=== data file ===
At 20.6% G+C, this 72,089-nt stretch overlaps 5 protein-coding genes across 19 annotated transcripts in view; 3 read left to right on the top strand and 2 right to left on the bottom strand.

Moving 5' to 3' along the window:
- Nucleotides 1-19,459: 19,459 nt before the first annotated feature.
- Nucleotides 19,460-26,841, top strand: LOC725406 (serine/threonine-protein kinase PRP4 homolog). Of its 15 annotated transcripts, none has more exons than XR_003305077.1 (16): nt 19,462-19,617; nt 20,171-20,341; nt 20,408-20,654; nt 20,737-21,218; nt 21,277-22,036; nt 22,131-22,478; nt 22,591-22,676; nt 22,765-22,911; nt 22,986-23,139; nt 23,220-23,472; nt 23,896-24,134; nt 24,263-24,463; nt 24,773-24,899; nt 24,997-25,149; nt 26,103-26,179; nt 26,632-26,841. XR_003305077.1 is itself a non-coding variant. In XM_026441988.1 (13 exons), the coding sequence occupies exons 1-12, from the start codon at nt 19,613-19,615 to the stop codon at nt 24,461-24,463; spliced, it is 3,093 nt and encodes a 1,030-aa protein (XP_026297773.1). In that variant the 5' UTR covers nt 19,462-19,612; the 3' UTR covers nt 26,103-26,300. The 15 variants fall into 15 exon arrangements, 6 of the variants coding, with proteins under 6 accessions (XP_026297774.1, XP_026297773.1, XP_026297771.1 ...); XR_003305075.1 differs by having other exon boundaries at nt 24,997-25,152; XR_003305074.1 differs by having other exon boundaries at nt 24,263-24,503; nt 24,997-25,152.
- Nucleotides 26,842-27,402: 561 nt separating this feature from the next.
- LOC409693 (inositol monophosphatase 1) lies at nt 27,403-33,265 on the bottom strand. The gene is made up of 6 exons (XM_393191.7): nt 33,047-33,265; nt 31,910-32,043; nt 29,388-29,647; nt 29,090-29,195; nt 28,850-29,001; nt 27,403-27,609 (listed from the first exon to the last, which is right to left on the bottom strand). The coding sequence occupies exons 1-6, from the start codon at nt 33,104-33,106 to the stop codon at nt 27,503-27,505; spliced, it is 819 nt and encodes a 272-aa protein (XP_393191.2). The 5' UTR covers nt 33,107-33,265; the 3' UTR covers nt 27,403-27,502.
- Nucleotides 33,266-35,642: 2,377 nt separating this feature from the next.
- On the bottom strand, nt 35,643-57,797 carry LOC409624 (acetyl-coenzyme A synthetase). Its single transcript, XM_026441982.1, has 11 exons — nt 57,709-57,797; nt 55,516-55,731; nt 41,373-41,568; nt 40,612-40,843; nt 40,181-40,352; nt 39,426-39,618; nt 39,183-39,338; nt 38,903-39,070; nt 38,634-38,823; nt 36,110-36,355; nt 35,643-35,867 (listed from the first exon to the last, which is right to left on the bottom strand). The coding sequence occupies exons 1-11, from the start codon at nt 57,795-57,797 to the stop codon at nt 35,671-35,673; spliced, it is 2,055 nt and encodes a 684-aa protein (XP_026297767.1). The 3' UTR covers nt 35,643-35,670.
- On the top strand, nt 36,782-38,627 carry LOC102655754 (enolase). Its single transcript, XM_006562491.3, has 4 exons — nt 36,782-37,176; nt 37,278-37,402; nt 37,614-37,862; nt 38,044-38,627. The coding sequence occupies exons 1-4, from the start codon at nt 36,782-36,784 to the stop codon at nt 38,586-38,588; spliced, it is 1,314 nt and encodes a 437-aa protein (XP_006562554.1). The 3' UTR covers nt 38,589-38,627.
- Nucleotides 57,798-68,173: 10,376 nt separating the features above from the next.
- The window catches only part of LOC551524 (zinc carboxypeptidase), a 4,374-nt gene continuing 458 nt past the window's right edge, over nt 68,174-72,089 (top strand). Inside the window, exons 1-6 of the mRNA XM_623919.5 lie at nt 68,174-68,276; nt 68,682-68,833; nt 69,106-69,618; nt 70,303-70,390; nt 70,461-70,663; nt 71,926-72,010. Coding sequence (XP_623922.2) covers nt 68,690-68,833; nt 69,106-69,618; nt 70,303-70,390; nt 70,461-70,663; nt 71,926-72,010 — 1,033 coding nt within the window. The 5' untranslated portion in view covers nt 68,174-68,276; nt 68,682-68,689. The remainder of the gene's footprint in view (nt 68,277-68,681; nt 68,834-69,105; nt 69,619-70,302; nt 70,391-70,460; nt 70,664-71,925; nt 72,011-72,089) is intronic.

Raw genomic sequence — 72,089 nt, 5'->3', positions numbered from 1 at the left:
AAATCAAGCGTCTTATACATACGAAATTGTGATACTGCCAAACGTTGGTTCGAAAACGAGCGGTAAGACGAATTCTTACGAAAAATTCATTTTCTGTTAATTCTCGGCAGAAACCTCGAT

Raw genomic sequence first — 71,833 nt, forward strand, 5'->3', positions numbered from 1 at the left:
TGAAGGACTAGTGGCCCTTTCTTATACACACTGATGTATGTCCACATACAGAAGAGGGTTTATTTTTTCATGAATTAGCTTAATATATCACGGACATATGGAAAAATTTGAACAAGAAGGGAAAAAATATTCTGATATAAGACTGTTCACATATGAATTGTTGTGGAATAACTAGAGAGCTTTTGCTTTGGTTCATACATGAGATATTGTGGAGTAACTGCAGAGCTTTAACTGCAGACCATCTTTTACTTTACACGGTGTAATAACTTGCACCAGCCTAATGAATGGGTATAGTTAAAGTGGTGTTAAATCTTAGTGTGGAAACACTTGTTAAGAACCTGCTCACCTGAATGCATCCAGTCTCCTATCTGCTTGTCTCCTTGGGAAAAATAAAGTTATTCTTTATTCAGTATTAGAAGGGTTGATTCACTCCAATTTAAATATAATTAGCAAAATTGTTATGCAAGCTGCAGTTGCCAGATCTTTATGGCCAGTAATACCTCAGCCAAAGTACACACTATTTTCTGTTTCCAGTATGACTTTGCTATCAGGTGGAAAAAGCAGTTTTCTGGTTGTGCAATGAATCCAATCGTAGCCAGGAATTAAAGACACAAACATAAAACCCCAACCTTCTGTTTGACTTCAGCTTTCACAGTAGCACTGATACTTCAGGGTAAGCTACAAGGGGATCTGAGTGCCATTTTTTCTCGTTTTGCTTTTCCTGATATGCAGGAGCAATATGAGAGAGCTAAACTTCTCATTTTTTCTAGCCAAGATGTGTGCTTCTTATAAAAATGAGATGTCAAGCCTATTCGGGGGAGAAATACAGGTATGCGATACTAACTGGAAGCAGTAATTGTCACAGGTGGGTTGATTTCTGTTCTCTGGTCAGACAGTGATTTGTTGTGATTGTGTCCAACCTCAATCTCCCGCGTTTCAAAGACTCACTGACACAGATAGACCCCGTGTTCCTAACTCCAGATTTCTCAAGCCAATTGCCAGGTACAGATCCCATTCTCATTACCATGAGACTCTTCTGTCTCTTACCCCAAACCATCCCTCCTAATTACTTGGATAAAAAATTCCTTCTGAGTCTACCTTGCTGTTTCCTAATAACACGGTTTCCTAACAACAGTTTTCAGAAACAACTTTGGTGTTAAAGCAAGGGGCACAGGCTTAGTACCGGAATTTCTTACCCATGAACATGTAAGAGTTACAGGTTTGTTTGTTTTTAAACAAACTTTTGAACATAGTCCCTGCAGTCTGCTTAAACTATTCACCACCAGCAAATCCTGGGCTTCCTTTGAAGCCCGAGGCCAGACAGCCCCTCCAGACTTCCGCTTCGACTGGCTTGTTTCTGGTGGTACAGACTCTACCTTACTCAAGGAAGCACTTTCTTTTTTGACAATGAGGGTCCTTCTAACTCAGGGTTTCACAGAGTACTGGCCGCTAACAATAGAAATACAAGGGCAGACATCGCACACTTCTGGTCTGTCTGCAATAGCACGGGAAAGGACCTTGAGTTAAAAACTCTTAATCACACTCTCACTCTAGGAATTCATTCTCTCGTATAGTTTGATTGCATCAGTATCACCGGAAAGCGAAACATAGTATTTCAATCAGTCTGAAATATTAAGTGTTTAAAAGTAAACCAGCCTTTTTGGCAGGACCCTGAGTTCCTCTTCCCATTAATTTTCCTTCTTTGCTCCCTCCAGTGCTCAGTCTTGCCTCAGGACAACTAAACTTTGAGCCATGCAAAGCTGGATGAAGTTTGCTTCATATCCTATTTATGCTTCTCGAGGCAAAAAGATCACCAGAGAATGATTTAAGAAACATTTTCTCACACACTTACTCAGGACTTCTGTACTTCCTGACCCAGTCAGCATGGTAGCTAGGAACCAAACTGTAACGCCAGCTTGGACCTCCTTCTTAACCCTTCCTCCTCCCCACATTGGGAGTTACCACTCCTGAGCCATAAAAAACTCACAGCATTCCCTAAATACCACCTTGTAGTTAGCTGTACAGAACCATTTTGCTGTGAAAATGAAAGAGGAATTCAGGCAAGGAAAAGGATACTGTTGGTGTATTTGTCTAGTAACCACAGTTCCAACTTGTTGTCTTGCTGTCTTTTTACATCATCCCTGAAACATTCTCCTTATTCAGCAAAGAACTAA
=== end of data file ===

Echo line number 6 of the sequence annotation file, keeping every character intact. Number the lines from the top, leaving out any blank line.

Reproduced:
- LOC409693 (inositol monophosphatase 1) lies at nt 27,403-33,265 on the bottom strand. The gene is made up of 6 exons (XM_393191.7): nt 33,047-33,265; nt 31,910-32,043; nt 29,388-29,647; nt 29,090-29,195; nt 28,850-29,001; nt 27,403-27,609 (listed from the first exon to the last, which is right to left on the bottom strand). The coding sequence occupies exons 1-6, from the start codon at nt 33,104-33,106 to the stop codon at nt 27,503-27,505; spliced, it is 819 nt and encodes a 272-aa protein (XP_393191.2). The 5' UTR covers nt 33,107-33,265; the 3' UTR covers nt 27,403-27,502.